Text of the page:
Nursing is one of the most rewarding and demanding careers a person can choose. It offers prestige, autonomy, and excellent pay. But it also has demands that rival any other career. Tiring shifts can lead to burnout. Moreover, providing patients with life-saving care requires nurses to continuously hone their practice. So, how can you achieve becoming a better nurse? We’ve listed a few tips to help you out.
1.Learn To Delegate
This one’s particularly for nurse leaders and managers. You must understand that you can’t possibly do everything yourself. You must use other nurses to get things done – and that means you must learn to delegate. If you can’t delegate, you will find yourself overwhelmed with tasks and unable to complete work. You’ll never be able to improve your nursing practice simply because you wouldn’t be able to focus on areas where you might lack. You may feel that asking for help makes you appear weak or incapable, but remember that this is your role as a leader.
2.Upgrade Your Skills
Keep learning new skills by continuing education. Doing so will help you stay up-to-date on the latest nursing techniques. Plus, you’ll learn new hard and soft skills and knowledge to improve your practice. So, if you’re a registered nurse, consider enrolling in a cost-effective program to take your career further. Or, if you already have a BSN degree, obtain a postgrad degree. Online learning makes upskilling more flexible while managing shifts round the clock.
3. Stay Focused And Alert
Pay attention to details. Being inattentive can lead to you missing out on important instructions from doctors. Also, you may miss out on something important your patients have to tell. Be observant and spot signs while attending to patients. Doing so will help you be more informed about your patients’ situation and thus provide better care.
4. Know Your Limits
You must know what you can do and then do it well. Don’t assume that you know something just because the other nurses do it. Take a step back and review what you know so far about the task at hand, and then determine whether or not you can do it. The decision is yours, and the consequences will be too. Working within your limits will keep chances of errors low.
It is essential to get as many details from patients to help doctors devise better treatment plans. Therefore, ask as many questions as you can from your patients. Ask about their medical history, current conditions, symptoms, pain, etc. Ask attendants accompanying patients about anything to overrule the possibility of patients missing out on information.
Similarly, ask your nurse manager or doctor questions if you have ambiguity. Doing so will ensure you’re well-informed and know how to deliver the correct treatment to each patient.
6.Learn The Lingo
Different healthcare settings have different medical lingo. If you’re interested in travel nursing, familiarizing yourself with the local vernacular will make you feel more comfortable in the new environment. It would help if you familiarized yourself with surgical terms and acronyms. Also, pay attention to how other nurses and medical staff speak and behave. This will help you “fit in” and know when to offer direction to others.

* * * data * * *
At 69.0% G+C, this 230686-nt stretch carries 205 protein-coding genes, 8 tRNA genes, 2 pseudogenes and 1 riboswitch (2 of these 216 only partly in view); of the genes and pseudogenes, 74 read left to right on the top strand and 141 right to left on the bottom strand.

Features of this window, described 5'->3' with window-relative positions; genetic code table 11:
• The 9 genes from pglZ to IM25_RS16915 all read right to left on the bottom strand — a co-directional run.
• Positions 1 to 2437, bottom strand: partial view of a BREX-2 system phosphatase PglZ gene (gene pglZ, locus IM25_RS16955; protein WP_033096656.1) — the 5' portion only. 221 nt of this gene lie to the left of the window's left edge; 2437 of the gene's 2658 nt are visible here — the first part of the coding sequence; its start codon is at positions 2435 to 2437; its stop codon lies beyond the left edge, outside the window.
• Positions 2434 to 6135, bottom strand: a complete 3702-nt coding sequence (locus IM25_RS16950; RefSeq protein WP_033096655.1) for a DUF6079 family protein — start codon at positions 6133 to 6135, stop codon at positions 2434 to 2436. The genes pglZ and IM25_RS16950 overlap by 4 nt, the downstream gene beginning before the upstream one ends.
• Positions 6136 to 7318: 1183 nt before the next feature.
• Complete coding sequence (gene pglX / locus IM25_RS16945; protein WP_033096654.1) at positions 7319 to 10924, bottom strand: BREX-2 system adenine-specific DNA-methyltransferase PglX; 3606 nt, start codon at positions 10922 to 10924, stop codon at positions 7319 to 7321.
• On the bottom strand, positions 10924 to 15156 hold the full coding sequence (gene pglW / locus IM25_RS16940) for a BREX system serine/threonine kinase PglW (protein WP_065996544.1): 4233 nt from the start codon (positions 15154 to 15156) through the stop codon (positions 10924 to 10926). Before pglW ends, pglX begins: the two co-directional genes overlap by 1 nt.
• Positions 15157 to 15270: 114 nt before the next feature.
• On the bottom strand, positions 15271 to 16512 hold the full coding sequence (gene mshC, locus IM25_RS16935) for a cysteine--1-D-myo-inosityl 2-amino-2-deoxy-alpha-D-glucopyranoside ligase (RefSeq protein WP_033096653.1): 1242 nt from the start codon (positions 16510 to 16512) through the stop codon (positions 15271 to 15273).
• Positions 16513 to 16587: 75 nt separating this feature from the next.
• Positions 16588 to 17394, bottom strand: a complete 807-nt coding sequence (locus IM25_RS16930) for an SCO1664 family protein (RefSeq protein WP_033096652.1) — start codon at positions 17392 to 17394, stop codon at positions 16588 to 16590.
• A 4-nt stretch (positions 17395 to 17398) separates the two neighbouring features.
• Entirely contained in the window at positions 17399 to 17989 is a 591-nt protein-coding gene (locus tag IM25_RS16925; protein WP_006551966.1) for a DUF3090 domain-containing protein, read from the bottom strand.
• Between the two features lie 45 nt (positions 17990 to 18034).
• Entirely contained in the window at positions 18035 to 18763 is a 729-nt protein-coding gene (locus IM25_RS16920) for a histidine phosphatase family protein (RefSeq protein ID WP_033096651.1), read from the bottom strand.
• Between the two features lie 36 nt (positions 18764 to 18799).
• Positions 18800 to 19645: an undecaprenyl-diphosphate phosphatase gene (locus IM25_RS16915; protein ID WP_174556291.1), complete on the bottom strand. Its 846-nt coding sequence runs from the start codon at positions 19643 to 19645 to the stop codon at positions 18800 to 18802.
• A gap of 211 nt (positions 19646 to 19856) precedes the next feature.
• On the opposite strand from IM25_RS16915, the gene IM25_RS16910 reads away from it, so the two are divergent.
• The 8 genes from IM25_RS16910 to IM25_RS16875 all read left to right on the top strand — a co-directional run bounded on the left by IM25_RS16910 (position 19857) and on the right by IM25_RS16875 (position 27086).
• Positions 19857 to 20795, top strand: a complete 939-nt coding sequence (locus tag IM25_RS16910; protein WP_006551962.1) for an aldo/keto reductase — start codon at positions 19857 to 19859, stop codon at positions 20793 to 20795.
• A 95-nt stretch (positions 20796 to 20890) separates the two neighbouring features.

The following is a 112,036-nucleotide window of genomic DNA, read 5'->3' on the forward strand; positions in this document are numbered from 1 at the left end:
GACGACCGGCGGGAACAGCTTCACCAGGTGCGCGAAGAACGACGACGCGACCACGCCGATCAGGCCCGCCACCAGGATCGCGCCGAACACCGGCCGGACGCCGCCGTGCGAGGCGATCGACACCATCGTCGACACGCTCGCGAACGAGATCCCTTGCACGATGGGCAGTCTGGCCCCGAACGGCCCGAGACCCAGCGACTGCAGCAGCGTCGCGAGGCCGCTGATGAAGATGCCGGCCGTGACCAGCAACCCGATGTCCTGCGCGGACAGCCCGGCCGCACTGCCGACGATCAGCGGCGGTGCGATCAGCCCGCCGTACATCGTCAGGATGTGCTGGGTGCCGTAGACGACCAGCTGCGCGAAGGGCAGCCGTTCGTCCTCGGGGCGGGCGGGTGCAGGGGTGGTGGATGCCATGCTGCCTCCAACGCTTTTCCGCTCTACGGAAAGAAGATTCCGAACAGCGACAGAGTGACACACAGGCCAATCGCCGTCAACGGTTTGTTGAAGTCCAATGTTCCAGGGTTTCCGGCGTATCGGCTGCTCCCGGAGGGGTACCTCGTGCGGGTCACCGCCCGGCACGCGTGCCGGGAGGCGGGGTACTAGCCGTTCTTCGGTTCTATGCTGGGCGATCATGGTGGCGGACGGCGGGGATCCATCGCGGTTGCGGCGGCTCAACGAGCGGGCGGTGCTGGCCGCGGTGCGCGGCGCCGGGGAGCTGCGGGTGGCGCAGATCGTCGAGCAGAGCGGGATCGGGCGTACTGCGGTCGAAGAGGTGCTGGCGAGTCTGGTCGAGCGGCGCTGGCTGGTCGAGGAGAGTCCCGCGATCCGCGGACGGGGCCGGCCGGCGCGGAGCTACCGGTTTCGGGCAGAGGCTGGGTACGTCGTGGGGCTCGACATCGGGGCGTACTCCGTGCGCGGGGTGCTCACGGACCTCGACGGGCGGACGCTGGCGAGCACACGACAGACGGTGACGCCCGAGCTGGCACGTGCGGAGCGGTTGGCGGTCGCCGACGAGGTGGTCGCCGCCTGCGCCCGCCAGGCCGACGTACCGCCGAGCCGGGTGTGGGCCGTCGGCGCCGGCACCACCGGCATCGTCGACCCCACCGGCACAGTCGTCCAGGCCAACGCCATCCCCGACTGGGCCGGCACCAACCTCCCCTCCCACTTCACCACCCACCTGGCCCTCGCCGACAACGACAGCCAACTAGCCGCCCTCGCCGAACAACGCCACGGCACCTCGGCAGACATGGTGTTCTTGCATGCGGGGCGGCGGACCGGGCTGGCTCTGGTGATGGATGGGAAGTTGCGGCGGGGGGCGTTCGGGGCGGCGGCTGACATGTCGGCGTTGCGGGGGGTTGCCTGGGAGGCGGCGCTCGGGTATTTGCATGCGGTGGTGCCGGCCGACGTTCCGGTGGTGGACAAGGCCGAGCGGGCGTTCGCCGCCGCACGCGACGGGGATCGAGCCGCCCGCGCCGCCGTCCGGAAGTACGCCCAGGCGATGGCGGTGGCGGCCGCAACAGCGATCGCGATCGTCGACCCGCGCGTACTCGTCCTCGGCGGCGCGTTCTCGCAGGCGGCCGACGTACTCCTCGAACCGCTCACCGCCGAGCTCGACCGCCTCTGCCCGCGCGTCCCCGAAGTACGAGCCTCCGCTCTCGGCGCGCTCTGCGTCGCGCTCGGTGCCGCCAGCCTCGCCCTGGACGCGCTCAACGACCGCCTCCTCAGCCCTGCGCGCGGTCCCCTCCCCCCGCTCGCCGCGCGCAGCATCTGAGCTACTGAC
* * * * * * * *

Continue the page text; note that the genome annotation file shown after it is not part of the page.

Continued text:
7.Communicate clearly and concisely
Miscommunication can be fatal in healthcare settings. So, communicate effectively. Avoid giving a lengthy response or explanation to a patient. Be prompt with information you share with other professionals working on the same patient to prevent treatment delays. Follow the lead of your more experienced co-workers and do as they do. You can take short courses to hone your communication skills if you feel you’re lacking.
8.Know Your Schedule
Knowing when and where you are working is essential to prepare yourself. For example, if you have a certification test to take on a given day, make sure you don’t schedule a procedure requiring your assistance on that same day. Being aware of your schedule ensures that you’re there to look after your patients and provide them with help on time. No one likes an unpunctual nurse.
Also, consider the time it will take you to travel between work and home. You don’t want to get back late because you didn’t plan well. The more you know about your schedule, the better you can balance your life.
9.Be Prepared For Anything
The operating room is not a place to be caught off guard. You never know what might happen, so it is best to be ready for anything. Get all the equipment that you may need before initiating a task. This will avoid long waits and ensure that the surgeon doesn’t have to stop what they are doing to get something from you. The more prepared you are, the more productive and efficient your work.
10.Prioritize Your Well-Being
Staying physically and mentally healthy can prove beneficial in improving your practice. How? You won’t be exhausted and agitated all the time. It will help you reduce sloppiness on the job and focus your attention on helping patients recover. So, eat healthy food, stay hydrated, exercise, and get a good night’s sleep. A healthy nurse can provide better care than an unhealthy one.
Nursing is a demanding job. It requires professionals to stay on their toes to be able to provide patients with better care. This article mentions a few tips for you to hone your nursing practice. Updating your hard and soft skills can be beneficial in the long run. You can turn to the internet to do so. Also, ask questions when you’re confused, stay alert about what’s happening, and manage your shifts to be available for patients. By improving your nursing practice, you can help patients recover faster.
Read more: Top 7 Most Lucrative Nursing Careers